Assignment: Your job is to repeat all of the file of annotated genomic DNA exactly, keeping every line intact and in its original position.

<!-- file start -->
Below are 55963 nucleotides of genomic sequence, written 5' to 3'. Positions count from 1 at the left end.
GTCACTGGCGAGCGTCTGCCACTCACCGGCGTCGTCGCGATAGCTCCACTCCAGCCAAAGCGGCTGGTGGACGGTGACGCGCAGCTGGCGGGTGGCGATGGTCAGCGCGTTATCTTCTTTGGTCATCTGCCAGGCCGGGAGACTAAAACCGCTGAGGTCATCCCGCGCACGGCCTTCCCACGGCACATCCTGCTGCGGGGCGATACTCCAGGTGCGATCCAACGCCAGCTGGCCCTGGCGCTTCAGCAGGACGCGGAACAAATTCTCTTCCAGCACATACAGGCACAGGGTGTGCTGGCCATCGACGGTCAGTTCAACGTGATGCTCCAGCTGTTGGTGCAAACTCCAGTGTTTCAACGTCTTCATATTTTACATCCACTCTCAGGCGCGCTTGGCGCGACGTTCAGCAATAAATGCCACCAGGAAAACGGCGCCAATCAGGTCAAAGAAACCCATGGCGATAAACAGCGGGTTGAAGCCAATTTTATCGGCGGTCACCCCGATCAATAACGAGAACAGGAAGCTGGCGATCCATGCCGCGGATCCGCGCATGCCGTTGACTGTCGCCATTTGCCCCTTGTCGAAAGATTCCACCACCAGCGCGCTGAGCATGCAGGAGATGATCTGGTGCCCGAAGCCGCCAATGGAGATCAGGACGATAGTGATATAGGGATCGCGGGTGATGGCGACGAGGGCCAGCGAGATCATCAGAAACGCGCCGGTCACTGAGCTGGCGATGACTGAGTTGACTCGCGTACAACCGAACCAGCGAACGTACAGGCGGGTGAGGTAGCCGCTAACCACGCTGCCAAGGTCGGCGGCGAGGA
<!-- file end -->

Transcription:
Below are 55963 nucleotides of genomic sequence, written 5' to 3'. Positions count from 1 at the left end.
GTCACTGGCGAGCGTCTGCCACTCACCGGCGTCGTCGCGATAGCTCCACTCCAGCCAAAGCGGCTGGTGGACGGTGACGCGCAGCTGGCGGGTGGCGATGGTCAGCGCGTTATCTTCTTTGGTCATCTGCCAGGCCGGGAGACTAAAACCGCTGAGGTCATCCCGCGCACGGCCTTCCCACGGCACATCCTGCTGCGGGGCGATACTCCAGGTGCGATCCAACGCCAGCTGGCCCTGGCGCTTCAGCAGGACGCGGAACAAATTCTCTTCCAGCACATACAGGCACAGGGTGTGCTGGCCATCGACGGTCAGTTCAACGTGATGCTCCAGCTGTTGGTGCAAACTCCAGTGTTTCAACGTCTTCATATTTTACATCCACTCTCAGGCGCGCTTGGCGCGACGTTCAGCAATAAATGCCACCAGGAAAACGGCGCCAATCAGGTCAAAGAAACCCATGGCGATAAACAGCGGGTTGAAGCCAATTTTATCGGCGGTCACCCCGATCAATAACGAGAACAGGAAGCTGGCGATCCATGCCGCGGATCCGCGCATGCCGTTGACTGTCGCCATTTGCCCCTTGTCGAAAGATTCCACCACCAGCGCGCTGAGCATGCAGGAGATGATCTGGTGCCCGAAGCCGCCAATGGAGATCAGGACGATAGTGATATAGGGATCGCGGGTGATGGCGACGAGGGCCAGCGAGATCATCAGAAACGCGCCGGTCACTGAGCTGGCGATGACTGAGTTGACTCGCGTACAACCGAACCAGCGAACGTACAGGCGGGTGAGGTAGCCGCTAACCACGCTGCCAAGGTCGGCGGCGAGGA